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711    Abandonment of Patent Application [R-11.2013]

37 C.F.R. 1.135   Abandonment for failure to reply within time period.

  • (a) If an applicant of a patent application fails to reply within the time period provided under § 1.134 and § 1.136, the application will become abandoned unless an Office action indicates otherwise.
  • (b) Prosecution of an application to save it from abandonment pursuant to paragraph (a) of this section must include such complete and proper reply as the condition of the application may require. The admission of, or refusal to admit, any amendment after final rejection or any amendment not responsive to the last action, or any related proceedings, will not operate to save the application from abandonment.
  • (c) When reply by the applicant is a bona fide attempt to advance the application to final action, and is substantially a complete reply to the non-final Office action, but consideration of some matter or compliance with some requirement has been inadvertently omitted, applicant may be given a new time period for reply under § 1.134 to supply the omission.

37 C.F.R. 1.138   Express abandonment.

  • (a) An application may be expressly abandoned by filing a written declaration of abandonment identifying the application in the United States Patent and Trademark Office. Express abandonment of the application may not be recognized by the Office before the date of issue or publication unless it is actually received by appropriate officials in time to act.
  • (b) A written declaration of abandonment must be signed by a party authorized under § 1.33(b)(1), (b)(3), or (b)(4) to sign a paper in the application, except as otherwise provided in this paragraph. A registered attorney or agent, not of record, who acts in a representative capacity under the provisions of § 1.34(a) when filing a continuing application, may expressly abandon the prior application as of the filing date granted to the continuing application.
  • (c) An applicant seeking to abandon an application to avoid publication of the application (see § 1.211(a)(1)) must submit a declaration of express abandonment by way of a petition under this section including the fee set forth in § 1.17(h) in sufficient time to permit the appropriate officials to recognize the abandonment and remove the application from the publication process. Applicant should expect that the petition will not be granted and the application will be published in regular course unless such declaration of express abandonment and petition are received by the appropriate officials more than four weeks prior to the projected date of publication.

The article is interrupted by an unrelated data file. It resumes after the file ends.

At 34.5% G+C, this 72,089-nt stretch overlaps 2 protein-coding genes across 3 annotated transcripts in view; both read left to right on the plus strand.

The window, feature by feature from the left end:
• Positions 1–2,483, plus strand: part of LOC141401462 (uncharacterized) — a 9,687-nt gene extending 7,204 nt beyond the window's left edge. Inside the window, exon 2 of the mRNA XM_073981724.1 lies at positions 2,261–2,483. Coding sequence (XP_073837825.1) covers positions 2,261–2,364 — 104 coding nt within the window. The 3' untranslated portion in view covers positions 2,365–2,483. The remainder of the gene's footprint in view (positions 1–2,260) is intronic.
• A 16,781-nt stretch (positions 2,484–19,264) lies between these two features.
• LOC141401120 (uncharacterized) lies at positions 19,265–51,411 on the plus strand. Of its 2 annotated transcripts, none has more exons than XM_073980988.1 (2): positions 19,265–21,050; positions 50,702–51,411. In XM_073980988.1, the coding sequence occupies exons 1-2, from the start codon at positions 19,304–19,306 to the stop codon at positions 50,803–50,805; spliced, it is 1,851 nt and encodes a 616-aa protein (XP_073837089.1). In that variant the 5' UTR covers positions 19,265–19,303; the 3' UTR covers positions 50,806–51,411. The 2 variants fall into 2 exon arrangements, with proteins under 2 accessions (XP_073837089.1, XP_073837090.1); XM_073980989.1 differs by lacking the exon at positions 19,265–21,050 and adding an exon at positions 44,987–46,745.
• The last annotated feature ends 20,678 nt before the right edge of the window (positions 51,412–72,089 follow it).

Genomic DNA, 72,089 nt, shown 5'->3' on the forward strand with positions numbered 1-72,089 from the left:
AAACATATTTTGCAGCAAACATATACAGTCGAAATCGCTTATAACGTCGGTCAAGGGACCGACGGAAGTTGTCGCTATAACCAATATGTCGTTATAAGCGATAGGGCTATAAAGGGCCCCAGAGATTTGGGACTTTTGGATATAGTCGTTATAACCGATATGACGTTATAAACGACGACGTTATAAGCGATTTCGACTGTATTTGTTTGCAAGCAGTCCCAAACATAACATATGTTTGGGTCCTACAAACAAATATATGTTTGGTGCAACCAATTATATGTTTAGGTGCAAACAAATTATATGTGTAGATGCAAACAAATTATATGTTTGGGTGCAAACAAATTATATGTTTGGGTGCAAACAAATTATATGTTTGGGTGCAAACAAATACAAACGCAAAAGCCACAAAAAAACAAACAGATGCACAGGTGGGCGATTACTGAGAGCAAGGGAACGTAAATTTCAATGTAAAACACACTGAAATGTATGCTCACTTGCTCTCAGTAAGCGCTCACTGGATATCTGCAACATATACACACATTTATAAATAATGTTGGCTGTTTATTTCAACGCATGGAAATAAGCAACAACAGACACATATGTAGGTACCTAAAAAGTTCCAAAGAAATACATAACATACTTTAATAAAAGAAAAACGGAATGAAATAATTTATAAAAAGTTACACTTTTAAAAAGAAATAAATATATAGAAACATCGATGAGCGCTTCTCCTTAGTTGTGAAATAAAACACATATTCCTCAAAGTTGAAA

Abandonment may be either of the invention or of an application. This discussion is concerned with abandonment of the application for patent.

An abandoned application, in accordance with 37 CFR 1.135 and 1.138, is one which is removed from the Office docket of pending applications through:

  • (A) formal abandonment

    • (1) by the applicant,
    • (2) by the attorney or agent of record , or
    • (3) by a registered attorney or agent acting in a representative capacity under 37 CFR 1.34 when filing a continuing application; or
  • (B) failure of applicant to take appropriate action within a specified time at some stage in the prosecution of the application.

711.01   Express or Formal Abandonment [R-11.2013]

The applicant or the attorney/agent of record, if any, can sign an express abandonment. It is imperative that the attorney or agent of record exercise every precaution in ascertaining that the abandonment of the application is in accordance with the desires and best interests of the applicant prior to signing a letter of express abandonment of a patent application. Moreover, special care should be taken to ensure that the appropriate application is correctly identified in the letter of abandonment.

A letter of abandonment properly signed becomes effective when an appropriate official of the Office takes action thereon. When so recognized, the date of abandonment may be the date of recognition or a later date if so specified in the letter itself. For example, where a continuing application is filed with a request to abandon the prior application as of the filing date accorded the continuing application, the date of the abandonment of the prior application will be in accordance with the request once it is recognized.